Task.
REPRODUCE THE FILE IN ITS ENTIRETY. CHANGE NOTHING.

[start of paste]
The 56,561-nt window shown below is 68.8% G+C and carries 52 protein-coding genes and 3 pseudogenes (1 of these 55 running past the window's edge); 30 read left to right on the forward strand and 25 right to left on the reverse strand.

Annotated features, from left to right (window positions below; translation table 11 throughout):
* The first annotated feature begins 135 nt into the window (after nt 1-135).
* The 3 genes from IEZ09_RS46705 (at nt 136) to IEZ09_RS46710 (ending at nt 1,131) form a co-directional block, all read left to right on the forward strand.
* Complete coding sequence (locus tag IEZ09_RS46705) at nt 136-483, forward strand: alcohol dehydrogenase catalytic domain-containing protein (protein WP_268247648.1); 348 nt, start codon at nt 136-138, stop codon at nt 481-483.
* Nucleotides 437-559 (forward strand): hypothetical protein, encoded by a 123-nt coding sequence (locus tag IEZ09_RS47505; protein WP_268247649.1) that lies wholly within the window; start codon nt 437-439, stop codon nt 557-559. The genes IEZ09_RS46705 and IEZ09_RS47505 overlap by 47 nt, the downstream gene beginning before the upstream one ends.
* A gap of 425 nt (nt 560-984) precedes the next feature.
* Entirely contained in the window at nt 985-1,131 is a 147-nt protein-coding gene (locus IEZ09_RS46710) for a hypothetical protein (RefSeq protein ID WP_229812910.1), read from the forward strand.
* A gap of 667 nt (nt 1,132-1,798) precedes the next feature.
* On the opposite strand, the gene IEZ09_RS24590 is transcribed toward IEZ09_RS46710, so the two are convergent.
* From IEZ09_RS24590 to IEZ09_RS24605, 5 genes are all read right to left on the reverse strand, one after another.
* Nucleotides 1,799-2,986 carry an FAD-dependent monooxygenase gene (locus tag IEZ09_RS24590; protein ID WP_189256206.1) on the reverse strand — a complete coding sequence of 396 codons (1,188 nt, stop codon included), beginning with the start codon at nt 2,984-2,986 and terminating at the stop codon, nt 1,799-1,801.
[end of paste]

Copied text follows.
The 56,561-nt window shown below is 68.8% G+C and carries 52 protein-coding genes and 3 pseudogenes (1 of these 55 running past the window's edge); 30 read left to right on the forward strand and 25 right to left on the reverse strand.

Annotated features, from left to right (window positions below; translation table 11 throughout):
* The first annotated feature begins 135 nt into the window (after nt 1-135).
* The 3 genes from IEZ09_RS46705 (at nt 136) to IEZ09_RS46710 (ending at nt 1,131) form a co-directional block, all read left to right on the forward strand.
* Complete coding sequence (locus tag IEZ09_RS46705) at nt 136-483, forward strand: alcohol dehydrogenase catalytic domain-containing protein (protein WP_268247648.1); 348 nt, start codon at nt 136-138, stop codon at nt 481-483.
* Nucleotides 437-559 (forward strand): hypothetical protein, encoded by a 123-nt coding sequence (locus tag IEZ09_RS47505; protein WP_268247649.1) that lies wholly within the window; start codon nt 437-439, stop codon nt 557-559. The genes IEZ09_RS46705 and IEZ09_RS47505 overlap by 47 nt, the downstream gene beginning before the upstream one ends.
* A gap of 425 nt (nt 560-984) precedes the next feature.
* Entirely contained in the window at nt 985-1,131 is a 147-nt protein-coding gene (locus IEZ09_RS46710) for a hypothetical protein (RefSeq protein ID WP_229812910.1), read from the forward strand.
* A gap of 667 nt (nt 1,132-1,798) precedes the next feature.
* On the opposite strand, the gene IEZ09_RS24590 is transcribed toward IEZ09_RS46710, so the two are convergent.
* From IEZ09_RS24590 to IEZ09_RS24605, 5 genes are all read right to left on the reverse strand, one after another.
* Nucleotides 1,799-2,986 carry an FAD-dependent monooxygenase gene (locus tag IEZ09_RS24590; protein ID WP_189256206.1) on the reverse strand — a complete coding sequence of 396 codons (1,188 nt, stop codon included), beginning with the start codon at nt 2,984-2,986 and terminating at the stop codon, nt 1,799-1,801.